A recent meeting of colleagues from the various centers included a tour of a progressive, nearly 1,000-cow dairy operation in Wisconsin. What the tour showed us was an operation that recognized and managed every facet of risk in spite of the ongoing challenges around it, including the dairy policy and trade conflict that has lingered with Canada for some time.

The risk management centers’ focus on risk in agriculture includes the full range of production, marketing, financial, legal and human risks. The dairy, or more specifically, the owner-operators of the dairy, have been astute in managing each area of risk and optimizing or positioning the operation for profitability and continued success.

In the area of production, the dairy has worked extensively on selecting optimum genetics with the use of genomic identification and evaluation tools, producing a herd that exceeds milk quantity and quality standards across the board. They also have worked with their records and data on individual cows to optimize milking groups and maximize the efficiency of their traditional double-twelve parallel milking parlor to milk nearly 1,000 cows three times a day.

To manage market risk, the operation invested in expanded grain-handling facilities to better manage their feed needs and the wide bid-ask spread between what they produce on the farm every fall, but need to buy in the local market year-round.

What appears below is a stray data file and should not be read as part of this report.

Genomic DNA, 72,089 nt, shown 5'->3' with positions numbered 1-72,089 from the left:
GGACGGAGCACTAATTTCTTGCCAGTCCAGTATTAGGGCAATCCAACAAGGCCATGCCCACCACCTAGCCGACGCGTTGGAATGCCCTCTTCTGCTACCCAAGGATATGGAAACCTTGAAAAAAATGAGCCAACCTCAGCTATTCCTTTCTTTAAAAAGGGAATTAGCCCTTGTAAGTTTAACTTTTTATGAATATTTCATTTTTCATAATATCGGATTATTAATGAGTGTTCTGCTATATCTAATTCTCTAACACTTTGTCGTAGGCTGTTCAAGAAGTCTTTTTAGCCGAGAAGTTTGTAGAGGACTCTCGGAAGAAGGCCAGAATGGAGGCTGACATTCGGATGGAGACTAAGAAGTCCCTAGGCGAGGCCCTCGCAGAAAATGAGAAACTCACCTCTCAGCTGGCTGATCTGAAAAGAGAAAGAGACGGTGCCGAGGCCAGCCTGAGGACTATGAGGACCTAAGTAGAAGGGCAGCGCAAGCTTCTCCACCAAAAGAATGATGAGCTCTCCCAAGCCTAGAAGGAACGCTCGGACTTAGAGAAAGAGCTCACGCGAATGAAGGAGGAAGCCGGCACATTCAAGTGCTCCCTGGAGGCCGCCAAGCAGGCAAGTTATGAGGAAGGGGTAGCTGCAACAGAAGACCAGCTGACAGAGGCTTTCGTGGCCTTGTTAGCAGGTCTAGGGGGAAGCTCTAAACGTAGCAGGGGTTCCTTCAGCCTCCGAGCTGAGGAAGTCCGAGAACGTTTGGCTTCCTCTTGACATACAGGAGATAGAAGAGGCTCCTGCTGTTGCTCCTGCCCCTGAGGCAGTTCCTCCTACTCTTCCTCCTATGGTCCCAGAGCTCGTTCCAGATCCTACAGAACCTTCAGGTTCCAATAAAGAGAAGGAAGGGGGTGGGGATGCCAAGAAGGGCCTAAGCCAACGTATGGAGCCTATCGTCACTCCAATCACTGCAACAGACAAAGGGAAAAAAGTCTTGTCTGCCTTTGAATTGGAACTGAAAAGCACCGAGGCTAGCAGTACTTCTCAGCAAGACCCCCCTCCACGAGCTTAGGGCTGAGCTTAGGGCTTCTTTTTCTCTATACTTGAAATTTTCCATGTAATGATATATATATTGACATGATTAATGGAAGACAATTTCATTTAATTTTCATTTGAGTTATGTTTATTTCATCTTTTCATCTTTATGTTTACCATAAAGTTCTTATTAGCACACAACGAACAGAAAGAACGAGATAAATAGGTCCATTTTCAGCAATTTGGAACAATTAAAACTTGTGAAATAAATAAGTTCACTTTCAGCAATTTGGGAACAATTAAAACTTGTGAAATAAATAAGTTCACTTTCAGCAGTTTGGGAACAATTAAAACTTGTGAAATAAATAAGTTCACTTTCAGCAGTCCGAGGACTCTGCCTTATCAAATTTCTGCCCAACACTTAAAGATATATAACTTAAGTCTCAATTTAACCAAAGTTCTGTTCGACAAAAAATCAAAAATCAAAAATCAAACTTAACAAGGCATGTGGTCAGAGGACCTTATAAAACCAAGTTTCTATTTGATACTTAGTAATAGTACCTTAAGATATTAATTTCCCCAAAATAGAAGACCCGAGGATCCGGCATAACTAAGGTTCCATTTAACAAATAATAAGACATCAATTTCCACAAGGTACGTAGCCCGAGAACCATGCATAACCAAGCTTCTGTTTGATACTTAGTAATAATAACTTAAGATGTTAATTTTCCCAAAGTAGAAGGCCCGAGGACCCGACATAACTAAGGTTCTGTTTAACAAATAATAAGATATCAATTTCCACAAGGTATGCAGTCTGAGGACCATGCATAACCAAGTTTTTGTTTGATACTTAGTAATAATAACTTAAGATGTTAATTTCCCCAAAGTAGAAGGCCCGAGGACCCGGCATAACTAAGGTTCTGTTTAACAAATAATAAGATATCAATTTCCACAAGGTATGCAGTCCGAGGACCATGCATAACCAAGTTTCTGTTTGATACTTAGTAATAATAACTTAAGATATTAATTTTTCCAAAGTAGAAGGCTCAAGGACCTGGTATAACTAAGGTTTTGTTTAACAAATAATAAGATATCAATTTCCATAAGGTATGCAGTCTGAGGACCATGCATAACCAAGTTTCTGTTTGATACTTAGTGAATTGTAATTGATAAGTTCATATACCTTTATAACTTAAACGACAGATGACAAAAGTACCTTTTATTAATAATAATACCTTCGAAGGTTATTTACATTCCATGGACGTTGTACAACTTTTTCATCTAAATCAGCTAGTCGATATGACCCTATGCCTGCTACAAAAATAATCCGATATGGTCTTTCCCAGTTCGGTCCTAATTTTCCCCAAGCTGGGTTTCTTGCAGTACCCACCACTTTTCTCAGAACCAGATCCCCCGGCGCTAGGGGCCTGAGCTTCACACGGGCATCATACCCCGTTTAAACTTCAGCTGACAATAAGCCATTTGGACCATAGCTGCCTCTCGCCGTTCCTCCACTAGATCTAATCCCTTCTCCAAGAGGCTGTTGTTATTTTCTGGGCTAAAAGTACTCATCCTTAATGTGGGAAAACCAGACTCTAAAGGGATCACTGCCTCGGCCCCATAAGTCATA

The production efficiency and quality has helped the operation maximize revenues and deal with the financial impacts of a market downturn, but the operation is also managing long-term financial plans with a farm transition plan that includes non-family successors now involved in the operation as partners and part-owners. The dairy devotes effort to managing the legal risks of everything from environmental and worker regulations to product quality, and goes beyond the requirements to engage in advocacy as spokespeople for agriculture.

And, in the human risk area, it was noted how the dairy excelled in part because of its quality workforce. The lesson learned was that rewarding the quality workforce, not necessarily with performance bonuses that could incentivize short-term short-cuts, but with good jobs and working conditions was critical to overall success.

In sum, the lessons to be learned from getting outside of the local area or away from your own operation could prove very applicable to every farm or ranch. Managing success for the overall operation means managing each area of risk successfully despite whatever the current economic or policy environment is. Devoting time and effort to risk management, including education, analysis and decision-making to implement new and improved practices is worth the investment.

The fundamental purpose of the Extension Risk Management Education (ERME) program nationally is to support local programs that reach producers with the education they need and demand. Those programs, in turn, help producers gain the knowledge and skills to understand and analyze risks facing their operations and to develop and implement the practices to address them.

The North Central ERME Center has been awarded funds from USDA since 2001 to deliver this support in the region and will be announcing its next round of funding opportunities in September for educators and groups looking to deliver education to producers in the coming year.

For those interested in delivering education or the results of 375 funded projects to date, we invite you to visit ncerme.org and the national program at extensionrme.org.

Lubben is an Extension policy specialist at the University of Nebraska-Lincoln.